After the pro-Western government of China was forced to flee to the island of Taiwan in 1949, when the Communists took over mainland China, bitter recriminations in Washington led to the question: “Who lost China?” China was, of course, never ours to lose, though it might be legitimate to ask if a different American policy toward China could have led to a different outcome.
In more recent years, however, Iraq was in fact ours to lose, after U.S. troops vanquished Saddam Hussein’s army and took over the country. Today, we seem to be in the process of losing Iraq, if not to ISIS, then to Iran, whose troops are in Iraq fighting ISIS.
While mistakes were made by both the Bush administration and the Obama administration, those mistakes were of different kinds and of different magnitudes in their consequences, though both sets of mistakes are worth thinking about, so that so much tragic waste of blood and treasure does not happen again.
Whether it was a mistake to invade Iraq in the first place is something that will no doubt be debated by historians and others for years to come. But, despite things that could have been done differently in Iraq during the Bush administration, in the end President Bush listened to his generals and launched the military “surge” that crushed the terrorist insurgents and made Iraq a viable country.
The most solid confirmations of the military success in Iraq were the intercepted messages from Al Qaeda operatives in Iraq to their leaders in Pakistan that there was no point sending more insurgents, because they now had no chance of prevailing against American forces. This was the situation that Barack Obama inherited — and lost.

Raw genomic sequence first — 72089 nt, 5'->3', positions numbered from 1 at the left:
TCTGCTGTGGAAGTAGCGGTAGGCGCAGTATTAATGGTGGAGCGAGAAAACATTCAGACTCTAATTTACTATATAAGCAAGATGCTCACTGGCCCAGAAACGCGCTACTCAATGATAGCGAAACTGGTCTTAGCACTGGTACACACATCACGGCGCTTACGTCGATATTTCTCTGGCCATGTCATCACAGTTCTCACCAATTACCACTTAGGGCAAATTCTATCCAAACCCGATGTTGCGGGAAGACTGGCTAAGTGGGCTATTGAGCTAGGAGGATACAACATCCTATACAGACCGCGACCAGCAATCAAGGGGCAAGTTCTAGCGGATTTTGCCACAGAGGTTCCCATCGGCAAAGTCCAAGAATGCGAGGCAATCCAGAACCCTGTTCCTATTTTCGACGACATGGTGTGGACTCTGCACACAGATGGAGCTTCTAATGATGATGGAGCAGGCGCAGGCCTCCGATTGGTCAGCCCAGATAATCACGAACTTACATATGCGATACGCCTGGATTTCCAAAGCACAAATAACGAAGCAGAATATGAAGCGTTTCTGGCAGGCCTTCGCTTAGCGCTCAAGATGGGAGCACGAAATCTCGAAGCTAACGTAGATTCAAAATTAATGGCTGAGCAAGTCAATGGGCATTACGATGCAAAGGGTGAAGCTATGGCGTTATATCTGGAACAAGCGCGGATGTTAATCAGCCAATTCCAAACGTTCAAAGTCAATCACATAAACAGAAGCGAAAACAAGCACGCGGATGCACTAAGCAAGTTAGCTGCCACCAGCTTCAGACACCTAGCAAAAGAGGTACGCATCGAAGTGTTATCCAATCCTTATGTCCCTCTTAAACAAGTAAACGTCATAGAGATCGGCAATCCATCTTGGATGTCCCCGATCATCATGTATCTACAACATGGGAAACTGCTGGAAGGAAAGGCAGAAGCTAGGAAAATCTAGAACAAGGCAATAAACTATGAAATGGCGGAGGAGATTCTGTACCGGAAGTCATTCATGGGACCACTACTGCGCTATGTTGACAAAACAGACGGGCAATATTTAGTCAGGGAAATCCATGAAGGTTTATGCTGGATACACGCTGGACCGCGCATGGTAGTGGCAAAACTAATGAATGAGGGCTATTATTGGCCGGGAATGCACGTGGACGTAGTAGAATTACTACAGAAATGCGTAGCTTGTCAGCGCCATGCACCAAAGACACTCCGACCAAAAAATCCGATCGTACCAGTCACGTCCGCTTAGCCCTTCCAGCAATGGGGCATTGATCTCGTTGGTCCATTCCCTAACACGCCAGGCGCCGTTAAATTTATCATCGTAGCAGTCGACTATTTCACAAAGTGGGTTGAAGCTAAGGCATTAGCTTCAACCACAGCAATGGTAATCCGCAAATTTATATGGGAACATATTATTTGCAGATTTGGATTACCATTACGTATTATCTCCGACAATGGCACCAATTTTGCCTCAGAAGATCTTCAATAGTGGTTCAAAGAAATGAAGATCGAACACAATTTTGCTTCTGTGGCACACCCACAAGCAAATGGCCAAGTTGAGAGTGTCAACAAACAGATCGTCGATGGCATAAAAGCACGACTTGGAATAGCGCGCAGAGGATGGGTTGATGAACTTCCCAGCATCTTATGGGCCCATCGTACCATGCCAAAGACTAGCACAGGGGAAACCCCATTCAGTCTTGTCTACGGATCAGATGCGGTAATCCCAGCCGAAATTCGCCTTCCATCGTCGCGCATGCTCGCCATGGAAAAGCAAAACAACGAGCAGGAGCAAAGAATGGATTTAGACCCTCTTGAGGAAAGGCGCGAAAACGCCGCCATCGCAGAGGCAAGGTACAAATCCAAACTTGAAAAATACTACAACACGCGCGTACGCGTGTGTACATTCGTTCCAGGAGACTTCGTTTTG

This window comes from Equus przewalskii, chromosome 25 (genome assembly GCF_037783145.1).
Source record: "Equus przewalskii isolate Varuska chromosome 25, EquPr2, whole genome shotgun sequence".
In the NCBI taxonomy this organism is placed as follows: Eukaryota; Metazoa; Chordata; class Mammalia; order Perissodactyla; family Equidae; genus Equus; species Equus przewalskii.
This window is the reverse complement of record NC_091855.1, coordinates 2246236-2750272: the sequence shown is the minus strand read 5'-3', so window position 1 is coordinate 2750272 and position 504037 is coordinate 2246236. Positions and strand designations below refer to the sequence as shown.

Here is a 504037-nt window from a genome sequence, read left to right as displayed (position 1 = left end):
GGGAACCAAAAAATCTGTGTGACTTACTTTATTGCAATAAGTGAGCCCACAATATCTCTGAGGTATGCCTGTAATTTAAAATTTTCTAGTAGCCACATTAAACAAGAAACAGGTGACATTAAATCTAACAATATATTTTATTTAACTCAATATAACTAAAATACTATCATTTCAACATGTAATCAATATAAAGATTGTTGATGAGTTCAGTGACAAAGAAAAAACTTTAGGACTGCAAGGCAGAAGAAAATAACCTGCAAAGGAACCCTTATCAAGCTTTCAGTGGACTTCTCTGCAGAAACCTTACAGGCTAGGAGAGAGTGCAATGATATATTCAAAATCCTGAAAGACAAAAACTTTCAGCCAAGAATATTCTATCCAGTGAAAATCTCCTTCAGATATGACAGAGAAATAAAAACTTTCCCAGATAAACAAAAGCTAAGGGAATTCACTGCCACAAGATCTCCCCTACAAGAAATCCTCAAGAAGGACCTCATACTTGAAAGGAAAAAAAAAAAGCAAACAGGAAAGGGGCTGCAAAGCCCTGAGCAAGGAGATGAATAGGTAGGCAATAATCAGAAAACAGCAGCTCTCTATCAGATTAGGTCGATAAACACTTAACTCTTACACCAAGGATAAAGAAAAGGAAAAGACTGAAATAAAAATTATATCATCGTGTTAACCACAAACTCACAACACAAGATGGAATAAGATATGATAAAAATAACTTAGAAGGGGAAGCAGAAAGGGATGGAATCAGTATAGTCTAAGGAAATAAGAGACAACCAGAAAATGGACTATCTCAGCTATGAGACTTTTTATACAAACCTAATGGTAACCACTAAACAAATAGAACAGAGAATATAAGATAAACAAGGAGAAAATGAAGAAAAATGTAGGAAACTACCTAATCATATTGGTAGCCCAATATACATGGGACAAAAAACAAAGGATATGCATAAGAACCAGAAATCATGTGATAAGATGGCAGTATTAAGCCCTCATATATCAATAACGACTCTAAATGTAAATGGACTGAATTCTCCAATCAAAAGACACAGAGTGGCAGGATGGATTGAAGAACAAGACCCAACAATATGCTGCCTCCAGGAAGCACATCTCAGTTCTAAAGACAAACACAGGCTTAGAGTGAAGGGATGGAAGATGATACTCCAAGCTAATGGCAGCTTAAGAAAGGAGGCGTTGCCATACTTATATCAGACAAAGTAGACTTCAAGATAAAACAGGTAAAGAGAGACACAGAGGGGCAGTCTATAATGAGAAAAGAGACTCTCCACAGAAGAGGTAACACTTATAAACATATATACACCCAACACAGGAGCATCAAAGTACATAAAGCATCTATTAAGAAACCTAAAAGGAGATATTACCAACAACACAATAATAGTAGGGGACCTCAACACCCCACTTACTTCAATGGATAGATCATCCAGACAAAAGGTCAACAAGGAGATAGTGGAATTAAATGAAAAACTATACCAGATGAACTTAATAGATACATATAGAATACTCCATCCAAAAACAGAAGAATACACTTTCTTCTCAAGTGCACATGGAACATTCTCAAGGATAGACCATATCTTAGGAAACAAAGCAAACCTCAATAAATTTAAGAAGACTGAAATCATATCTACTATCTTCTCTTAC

Going back to square one, what lessons might we learn from the whole experience of the Iraq war? If nothing else, we should never again imagine that we can engage in “nation-building” in the sweeping sense that term acquired in Iraq — least of all building a democratic Arab nation in a region of the world that has never had such a thing in a history that goes back thousands of years.
Human beings are not inert building blocks, and democracy has prerequisites that Western nations took centuries to develop.
Perhaps the reshaping of German society and Japanese society under American occupation after World War II made such a project seem doable in Iraq.
Had the Bush administration pulled it off, such an achievement in the Middle East could have been a magnificent gift to the entire world, bringing peace to a region that has been the spearhead of war and international terrorism.
Germany and Japan had been transformed from belligerent military powers threatening world peace for more than half a century to two of the most pacifist nations on earth, in both cases after years of American occupation reshaped these societies. Why not Iraq?
First of all, Germany and Japan were already nations before the American occupation. There was no “nation-building” to do. But Iraq was a collection of bitter rivals — Sunnis, Shiites and Kurds, for example — who had never resolved their differences to form a nation, but were instead held together only by an iron dictatorship, as Yugoslavia once was.
Replacing German and Japanese dictatorships with democracy after World War II was a challenge. But both countries remained under American military governments for years, slowly gaining such self-governing powers as the military overseers chose, and at such a pace as these overseers deemed prudent in the light of conditions on the ground.
American authorities did not rush to set up an independent government, able to operate at cross purposes because it was “democratically elected” in a country without the prerequisites of a viable democracy.
Despite the mistakes that were made in Iraq, it was still a viable country until Barack Obama made the headstrong decision to pull out all the troops, ignoring his own military advisers, just so he could claim to have restored “peace,” when in fact he invited chaos and defeat.
This is only the latest of Obama’s gross misjudgments about Iraq, going back to his Senate days, when he vehemently opposed the military “surge” that crushed the terrorist insurgency, as did Senator Hillary Clinton also, by the way.
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Thomas Sowell is a senior fellow at the Hoover Institution, Stanford University.